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THE HEALTH NEWSROOM OF THE WORLD HEALTH ORGANIZATION

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The health Newsroom of the World Health Organization

A balanced lifestyle will support you in your life to succeed. Making healthier decisions, however, is not always easy. The time and energy to exercise daily or cook nutritious meals may be hard to find. It doesn’t happen by mistake to preserve good health. Job, wise lifestyle decisions, and the occasional check-up and test are required. According to WHO consuming a balanced diet with the right amount of nutrients helps reduce a number of diseases especially the non-communicable diseases but it is a sad fact that after industrialization and advanced standards of living processed food has become the current hit on every menu at home. People are now eating more meats, fats, free sugars and salt/sodium, and less of fruit, vegetables and other dietary fiber.
WHO says:
• Fruits and vegetables: Consuming at least 400 g or five servings of fruit and vegetables daily decreases the risk of developing and helps to ensure adequate dietary fiber intake every day. The consumption of fruit and vegetables can be increased through many ways like salads at mealtimes; eating fresh fruit and raw vegetables; eating new seasonal fruits and vegetables.
• Salt, sodium and potassium: Most people have a huge intake of sodium through salt and decreased intake potassium. High sodium consumption and low potassium intake lead to high blood pressure, which in turn raises the risk of cardiovascular disease and stroke. The amount of salt they eat is mostly unknown to people. Most salt comes from packaged foods in many countries e.g. ready meals; processed meats or from foods commonly eaten in large quantities. It is advised to scan nutrient labeling to see how much sodium is in a product before buying or eating it. The harmful effects of excessive sodium intake on blood pressure can be mitigated by potassium which can be increased by eating fresh fruit and vegetables.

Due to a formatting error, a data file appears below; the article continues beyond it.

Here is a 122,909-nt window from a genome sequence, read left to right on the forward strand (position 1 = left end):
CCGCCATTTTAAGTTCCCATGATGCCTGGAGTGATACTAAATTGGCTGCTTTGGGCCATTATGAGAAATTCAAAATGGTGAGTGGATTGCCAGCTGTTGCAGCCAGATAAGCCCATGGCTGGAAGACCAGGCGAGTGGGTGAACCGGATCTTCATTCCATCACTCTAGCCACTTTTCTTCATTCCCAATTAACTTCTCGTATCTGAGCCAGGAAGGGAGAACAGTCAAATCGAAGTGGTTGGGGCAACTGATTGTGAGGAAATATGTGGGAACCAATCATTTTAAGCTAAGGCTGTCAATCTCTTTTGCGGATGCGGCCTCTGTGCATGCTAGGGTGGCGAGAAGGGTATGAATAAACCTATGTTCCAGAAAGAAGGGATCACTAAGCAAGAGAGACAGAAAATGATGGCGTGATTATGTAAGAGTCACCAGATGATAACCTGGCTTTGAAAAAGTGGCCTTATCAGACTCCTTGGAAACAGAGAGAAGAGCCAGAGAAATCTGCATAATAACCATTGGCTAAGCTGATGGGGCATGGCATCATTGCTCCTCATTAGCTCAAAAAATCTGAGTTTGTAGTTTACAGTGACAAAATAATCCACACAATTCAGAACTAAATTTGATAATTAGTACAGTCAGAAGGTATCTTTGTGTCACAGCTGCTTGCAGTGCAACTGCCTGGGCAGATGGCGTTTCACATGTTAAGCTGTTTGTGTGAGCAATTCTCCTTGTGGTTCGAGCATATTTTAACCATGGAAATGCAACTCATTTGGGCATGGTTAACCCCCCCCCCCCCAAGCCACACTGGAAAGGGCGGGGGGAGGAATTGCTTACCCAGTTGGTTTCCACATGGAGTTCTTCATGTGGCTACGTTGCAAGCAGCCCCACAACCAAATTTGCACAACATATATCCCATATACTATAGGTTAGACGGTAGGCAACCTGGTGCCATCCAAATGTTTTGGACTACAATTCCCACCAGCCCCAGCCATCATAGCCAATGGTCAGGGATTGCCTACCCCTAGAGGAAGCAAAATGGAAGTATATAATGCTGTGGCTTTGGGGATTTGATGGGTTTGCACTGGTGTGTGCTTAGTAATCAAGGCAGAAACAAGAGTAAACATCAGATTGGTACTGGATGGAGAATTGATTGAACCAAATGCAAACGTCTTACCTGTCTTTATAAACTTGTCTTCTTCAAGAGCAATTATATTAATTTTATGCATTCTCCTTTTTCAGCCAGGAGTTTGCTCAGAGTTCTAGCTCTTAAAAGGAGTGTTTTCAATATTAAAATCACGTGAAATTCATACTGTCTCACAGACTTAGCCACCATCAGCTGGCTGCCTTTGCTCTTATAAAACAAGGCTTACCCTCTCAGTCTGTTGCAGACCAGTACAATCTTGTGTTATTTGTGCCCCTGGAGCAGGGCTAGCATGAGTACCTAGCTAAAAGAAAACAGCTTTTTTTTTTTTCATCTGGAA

• Sugar: The consumption of free sugar should be limited to less than 10% of the overall energy intake for both adults and children. Eating free sugars raises the risk of dental caries. Over food and beverage calories rich in free sugars often contribute to excessive weight gain, which can lead to excess weight and obesity. Limiting the intake of high sugar foods and drinks, such as sugar cookies, candies and sugar-sweetened drinks. Eating fresh fruit and raw vegetables as snacks is also recommended.
• Fat: Reducing the net fat consumption to less than 30% of the overall energy intake tends to reduce excessive weight gain in adults (1, 2, 3). The risk of developing NCDs is also minimized by reducing saturated fats to less than 10% of the overall consumption of energy; reduction of trans fats to less than 1% of overall energy consumption; and replacing all saturated and trans-fat fats with unsaturated fats , with polyunsaturated fats in particular.
Over time, diet changes, being shaped by multiple social and economic variables that work in a dynamic way to form human dietary habits. These considerations include wages, food costs, consumer tastes and values, cultural practices, and geographical and environmental dimensions which can influence the supply and affordability of healthier foods including climate change. WHO prioritizes at accomplishing the goals of safeguarding healthier lives and encouraging well-being for everyone of all ages.

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